Training as a fast jet pilot has to be one of the most uncomfortable and stressful things that you can do
But, unlike the Hawk T1 on our sister squadron, we also have 6 Flying Training Devices (FTDs) which are very similar to the FMS but are an extension of something that we used to use in the old days which was the 'Cardboard Cockpit'. The 'Cardboard Cockpit' is just that - it is a cardboard representation of the aircraft's cockpit and in the good ol' days you were issued one to learn your checks on when you were in ground school and before you started flying. On the Hawk T2 we don't have these anymore and we use the FTDs instead. The FTD is something that you can sit in without all your flight gear on and practise your checks but it also flies like the FMS! It isn't a truly representative flight model, for example it will climb faster than the actual aircraft but it has 90% of the switches you'd find in the actual aeroplane. It has 3 touch-screen monitors that you can setup the Multi-Function Displays (MFDs) with - these are like very small monitors that show things such as your weapons stores page, moving map, synthetic radar display and even your hydraulics status page as there is no analogue display for this anymore. The great thing is that you can pretty much use the FTDs at anytime to practise any of your checks.
In the FTDs you can even get airborne and practise your circuits or link them up and just chase your course mates around the sky hoping that an instructor doesn't walk in and tell you all to stop acting like children
Chair flying is a very powerful tool which allows you to imagine yourself actually in the aircraft practising whatever it is you are needing to do on your next assessed sortie
When I prepare for a complicated sortie or have been out of the cockpit for longer than a week I will invest time in visualising that return to the cockpit - this is also essential if your flying rate (the number of hours you fly per month) is low. It is critical that a pilot keeps themselves up to speed and each person will have subtly different ways of doing it. I prefer to give myself a hour alone with my Flight Reference Cards (FRCs) - these are the checklists for the handling and emergencies that can affect the aircraft.
I then use the Overview - Preview - Inview - Review process
As part of my overview I will imagine me getting into my flight gear, going to the Operations Room and signing the jet out and then walking out to the aircraft
Preview. If you were looking at a textbook the overview would've been to look at the front and back covers and maybe the index. The preview extends on this - you'd now read the first and last paragraph of each chapter. In the world of aviation this is the bit where I'd look at the sortie content - I'd write this down on an A4 piece of paper as a list something like this (the italics are for your understanding):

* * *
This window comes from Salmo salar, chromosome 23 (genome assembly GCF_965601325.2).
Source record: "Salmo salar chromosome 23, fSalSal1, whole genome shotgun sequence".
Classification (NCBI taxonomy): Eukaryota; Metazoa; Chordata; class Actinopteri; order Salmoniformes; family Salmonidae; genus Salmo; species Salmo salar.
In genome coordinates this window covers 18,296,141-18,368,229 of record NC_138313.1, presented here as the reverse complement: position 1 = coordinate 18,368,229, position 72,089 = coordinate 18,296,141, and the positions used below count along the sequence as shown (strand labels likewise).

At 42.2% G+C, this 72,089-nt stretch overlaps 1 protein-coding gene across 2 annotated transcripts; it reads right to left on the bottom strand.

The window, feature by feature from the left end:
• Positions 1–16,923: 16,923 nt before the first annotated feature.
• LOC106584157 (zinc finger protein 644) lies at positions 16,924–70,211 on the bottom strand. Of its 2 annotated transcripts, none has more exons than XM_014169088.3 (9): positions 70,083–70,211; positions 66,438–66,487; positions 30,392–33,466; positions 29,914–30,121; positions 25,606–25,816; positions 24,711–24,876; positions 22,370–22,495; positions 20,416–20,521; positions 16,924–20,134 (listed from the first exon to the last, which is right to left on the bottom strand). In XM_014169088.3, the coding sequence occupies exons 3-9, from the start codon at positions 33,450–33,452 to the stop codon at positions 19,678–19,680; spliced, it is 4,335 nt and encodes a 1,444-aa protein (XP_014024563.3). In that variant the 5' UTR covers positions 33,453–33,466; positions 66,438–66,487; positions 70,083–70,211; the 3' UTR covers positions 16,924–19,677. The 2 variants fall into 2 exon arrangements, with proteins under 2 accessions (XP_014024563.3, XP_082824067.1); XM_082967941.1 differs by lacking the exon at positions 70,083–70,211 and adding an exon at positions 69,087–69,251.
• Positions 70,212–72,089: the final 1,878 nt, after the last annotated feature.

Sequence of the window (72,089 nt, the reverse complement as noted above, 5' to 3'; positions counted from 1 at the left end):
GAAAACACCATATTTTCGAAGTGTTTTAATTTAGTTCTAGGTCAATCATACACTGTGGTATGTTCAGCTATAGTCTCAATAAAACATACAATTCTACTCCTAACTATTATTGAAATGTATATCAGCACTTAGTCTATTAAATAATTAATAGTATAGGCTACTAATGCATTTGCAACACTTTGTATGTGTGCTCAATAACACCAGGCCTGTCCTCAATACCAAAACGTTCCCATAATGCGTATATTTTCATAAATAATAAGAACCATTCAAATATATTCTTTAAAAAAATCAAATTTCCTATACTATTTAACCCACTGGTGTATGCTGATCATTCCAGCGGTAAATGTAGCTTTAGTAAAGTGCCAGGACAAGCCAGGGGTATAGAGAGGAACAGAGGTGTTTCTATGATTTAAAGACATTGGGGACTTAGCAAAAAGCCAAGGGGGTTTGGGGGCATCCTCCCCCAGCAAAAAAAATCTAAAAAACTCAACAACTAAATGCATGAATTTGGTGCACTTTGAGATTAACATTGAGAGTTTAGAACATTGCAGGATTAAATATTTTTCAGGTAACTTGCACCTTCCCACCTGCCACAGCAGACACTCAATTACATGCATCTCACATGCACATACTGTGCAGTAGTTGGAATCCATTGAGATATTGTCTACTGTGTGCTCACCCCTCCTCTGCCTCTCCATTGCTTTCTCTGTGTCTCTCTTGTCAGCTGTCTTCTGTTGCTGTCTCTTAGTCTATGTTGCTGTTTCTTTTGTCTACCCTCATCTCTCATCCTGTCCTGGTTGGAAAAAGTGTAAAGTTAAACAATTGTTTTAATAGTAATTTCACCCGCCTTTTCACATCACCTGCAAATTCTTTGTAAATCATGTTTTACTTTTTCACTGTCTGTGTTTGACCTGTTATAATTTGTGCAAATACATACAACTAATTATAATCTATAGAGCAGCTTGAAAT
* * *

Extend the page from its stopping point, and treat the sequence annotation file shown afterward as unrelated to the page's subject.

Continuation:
SUTTO (start-up, taxi, take-off)
SID 31R (Standard Instrument Departure - runway 31 Righthand)
HASLLT Cx (Checks we perform for every sortie to make sure we are tolerant to the effects of 'g' and that we are operating in a safe area)
Max Performance Manoeuvres
LL (Low level)
Instrument Recovery - TAC/PAR
Circuits (Norm, LL) - Flapless straight-in approach
Inview. So, the preview part gave me some more information and I can now visualise the sortie in more detail. The inview part is when I fill in the blank spaces. I'd get my charts out and read up on the SID (departure) that I might be flying anticipating level-off heights, radio calls and power settings required. I would go and make sure I know my HASLLT cxs and practise them so they are fluent - Height, Airframe, Security (for an inverted check), Location, Lookout and TCAS. I would read up on what the Stall entails, what is the fight profile? I would draw it out and then run it through moving my hands to where the gear and flap levers are.
I even go so far as to anticipate the trim changes required
Review. This step is the most critical one and I normally do this twice, once after the inview and then I repeat it prior to the sortie briefing the next day to refresh my knowledge. The review is looking at that A4 piece of paper on which you have written a crib sheet that will help to jog your memory the next day. Take this opportunity to add any more information that you feel might be pertinent to the sortie you are about to fly. And that's it - put the crib sheet somewhere safe, take a break and don't spend longer than an hour on this; the mind gets tired after 30 mins so maybe do the Overview/Preview - tea break - Inview/Review and only then can you go back and watch cats falling off chairs on YouTube.
Visualisation is a powerful tool that, used correctly, can really improve your chances of success in the cockpit and in business
Until we slip the surly bonds of Earth again - fly safe!